SHREVEPORT, La. — Winning the Toyota Tundra Bassmaster Angler of the Year title in 2007 forced Skeet Reese to set new, perhaps loftier goals.
"The Angler of Year title was a lifelong dream, but since then, this has been the focus," said the 40-year-old pro as he clutched the 2009 Bassmaster Classic Champion's trophy.
"This validates me as one of the icons of this sport."
Reese believes his growing maturity and experience enabled him to stay in step with an ever-changing fishery battered by deteriorating weather and water conditions.
Especially on the last day, when he battled out of second place to overtake leader Jami Fralick and turn back a red-hot Michael Iaconelli in the final hours to win the $500,000 prize. Reese took the title with 54 pounds, 13 ounces. Iaconelli was second with 54-2, followed by Brian Snowden (52-14), Mike McClelland (52-1) and Edwin Evers (51-5). Fralick dropped to a disappointing eighth place.
The February showdown delivered one of the most exciting Classic finishes in history and played out in front of capacity crowds in Shreveport's CenturyTel Center.
A community has never embraced the Classic better than Shreveport. A record on-site crowd estimated at 138,000 attended daily weigh-ins and surrounding activities, including the three-day Bassmaster Classic Outdoors Expo presented by Dick's Sporting Goods at the Shreveport Convention Center. BASS officials say overall attendance broke the previous record by 55,000, which came in New Orleans.
In addition to a nail-biting finish, the Classic was flavored with the first appearance of a female contender, Kim Bain-Moore, who earned a berth as the Toyota Tundra WBT Angler of the Year. She finished a disappointing 47th in the 51-angler field, yet carved her name into the history books.
The 2003 Bassmaster Classic in New Orleans once held the record for the total number of people attending Classic events — daily launches, the expo and the weigh-ins — at more than 86,000 spectators. That attendance record was shattered in Shreveport. Northwest Louisiana generated a combined attendance of more than 137,700, including a single-day expo record of 60,123 through the turnstiles on Saturday.
Tough On Boats
The stump fields of the Red River required most anglers to idle at least 15 minutes to reach productive waters, but Michael Iaconelli said he cut down on the time by sacrificing the aesthetics of his boat wrap. "If you look at my boat, it's a full-blast speed into [his area]," Iaconelli said. "I'm probably going to need a new wrap after this tournament."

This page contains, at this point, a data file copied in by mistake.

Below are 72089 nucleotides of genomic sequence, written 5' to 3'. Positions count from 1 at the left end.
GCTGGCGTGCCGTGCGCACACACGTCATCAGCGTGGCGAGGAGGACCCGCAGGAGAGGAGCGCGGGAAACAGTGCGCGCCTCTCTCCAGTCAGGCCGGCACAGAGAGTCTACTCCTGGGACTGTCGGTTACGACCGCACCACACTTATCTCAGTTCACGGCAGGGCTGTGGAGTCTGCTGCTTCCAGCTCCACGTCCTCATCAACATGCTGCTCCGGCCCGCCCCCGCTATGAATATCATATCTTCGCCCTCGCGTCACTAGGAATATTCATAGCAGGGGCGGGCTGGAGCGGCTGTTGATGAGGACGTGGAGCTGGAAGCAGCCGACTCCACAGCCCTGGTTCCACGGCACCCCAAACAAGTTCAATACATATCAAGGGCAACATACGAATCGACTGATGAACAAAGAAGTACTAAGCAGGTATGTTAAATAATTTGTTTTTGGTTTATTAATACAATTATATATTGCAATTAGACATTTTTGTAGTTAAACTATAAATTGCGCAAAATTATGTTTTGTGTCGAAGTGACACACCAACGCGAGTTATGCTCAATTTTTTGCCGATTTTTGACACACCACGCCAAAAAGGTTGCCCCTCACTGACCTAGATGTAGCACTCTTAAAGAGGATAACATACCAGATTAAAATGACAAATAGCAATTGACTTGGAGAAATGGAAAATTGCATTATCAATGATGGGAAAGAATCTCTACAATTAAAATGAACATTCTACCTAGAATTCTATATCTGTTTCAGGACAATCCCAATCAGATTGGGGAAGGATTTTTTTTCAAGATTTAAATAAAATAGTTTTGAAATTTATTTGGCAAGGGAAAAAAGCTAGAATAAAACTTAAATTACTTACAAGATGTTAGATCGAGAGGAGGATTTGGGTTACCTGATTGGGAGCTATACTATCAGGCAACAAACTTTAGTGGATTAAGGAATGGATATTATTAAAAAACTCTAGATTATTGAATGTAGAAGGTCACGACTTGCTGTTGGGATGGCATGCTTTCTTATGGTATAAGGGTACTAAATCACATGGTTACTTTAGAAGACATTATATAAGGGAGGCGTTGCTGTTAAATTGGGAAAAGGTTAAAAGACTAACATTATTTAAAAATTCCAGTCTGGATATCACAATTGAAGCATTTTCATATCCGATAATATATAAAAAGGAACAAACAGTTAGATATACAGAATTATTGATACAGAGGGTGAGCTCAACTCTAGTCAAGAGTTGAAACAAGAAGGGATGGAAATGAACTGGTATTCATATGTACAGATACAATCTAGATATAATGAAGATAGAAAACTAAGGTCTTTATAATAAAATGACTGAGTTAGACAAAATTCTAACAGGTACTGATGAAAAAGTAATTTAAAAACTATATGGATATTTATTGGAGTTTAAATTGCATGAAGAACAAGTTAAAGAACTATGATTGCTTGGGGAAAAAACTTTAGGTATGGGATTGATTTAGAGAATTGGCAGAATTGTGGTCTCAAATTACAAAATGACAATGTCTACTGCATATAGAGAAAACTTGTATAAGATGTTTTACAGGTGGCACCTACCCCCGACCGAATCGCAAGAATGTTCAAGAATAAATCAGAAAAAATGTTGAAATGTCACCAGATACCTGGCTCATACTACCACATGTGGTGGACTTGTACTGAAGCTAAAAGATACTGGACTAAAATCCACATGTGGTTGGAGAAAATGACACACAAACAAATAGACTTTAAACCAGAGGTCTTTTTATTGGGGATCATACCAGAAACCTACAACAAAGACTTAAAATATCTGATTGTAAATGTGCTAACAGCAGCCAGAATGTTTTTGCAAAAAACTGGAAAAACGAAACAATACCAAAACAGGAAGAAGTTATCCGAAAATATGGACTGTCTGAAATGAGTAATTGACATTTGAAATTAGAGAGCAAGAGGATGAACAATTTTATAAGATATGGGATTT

While local experts continue to tabulate results from the 2009 Bassmaster Classic, the economic impact to the Shreveport-Bossier City area may have been underestimated, according to some community leaders. In a cover story in the Shreveport Times during Classic week, the newspaper reported that the estimated $24 million economic impact may have been too conservative. Officials say the long-term impact from the media exposure will continue to generate revenue for the region for years to come. Quoting Stacy Brown, president of the Shreveport-Bossier Convention and Tourism Bureau, the newspaper reported: "Not only will this be the largest single event ever held in Shreveport-Bossier, but it will open doors for more to come," said Brown. "Shreveport-Bossier will be showcased in a positive light to the nation. It's a valuable asset for tourism and economic development. And, yes, we'd have Bassmaster back again."
Bed Time Stories
Boyd Duckett, 2007 Bassmaster Classic champion, said he found a big-fish pattern during practice but knew it wouldn't last until competition began. "I caught a 7-pounder off a bed. I saw several bucks under fry, so that means (those small bass) were dropped a week before. But I knew that with the (cold) front, the fish would be pushed off the beds." Duckett, who backed off and picked up staging fish, finished 12th.
Too Much Practice
Kotaro Kiriyama had a great practice prior to the Classic and expected to catch 17 to 18 pounds a day. But Kiriyama said that's probably why he tanked. "I hooked too many fish. It was dumb," he said. "When I don't catch them in practice, I do good. When I catch fish in practice, I don't do good." The talented Japanese native finished the event in 50th place.
Day 1 Day 2 Day 3 Total
Angler Wt Wt Wt Wt
1. Skeet Reese 15-08 22-09 16-12 54-13
2. Michael Iaconelli 15-05 18-10 20-03 54-02
3. Brian Snowden 15-09 19-04 18-01 52-14
4. Mike McClelland 13-14 16-08 21-11 52-01
5. Edwin Evers 17-00 19-03 15-02 51-05
6. Bryan Schmidt 15-05 13-11 22-01 51-01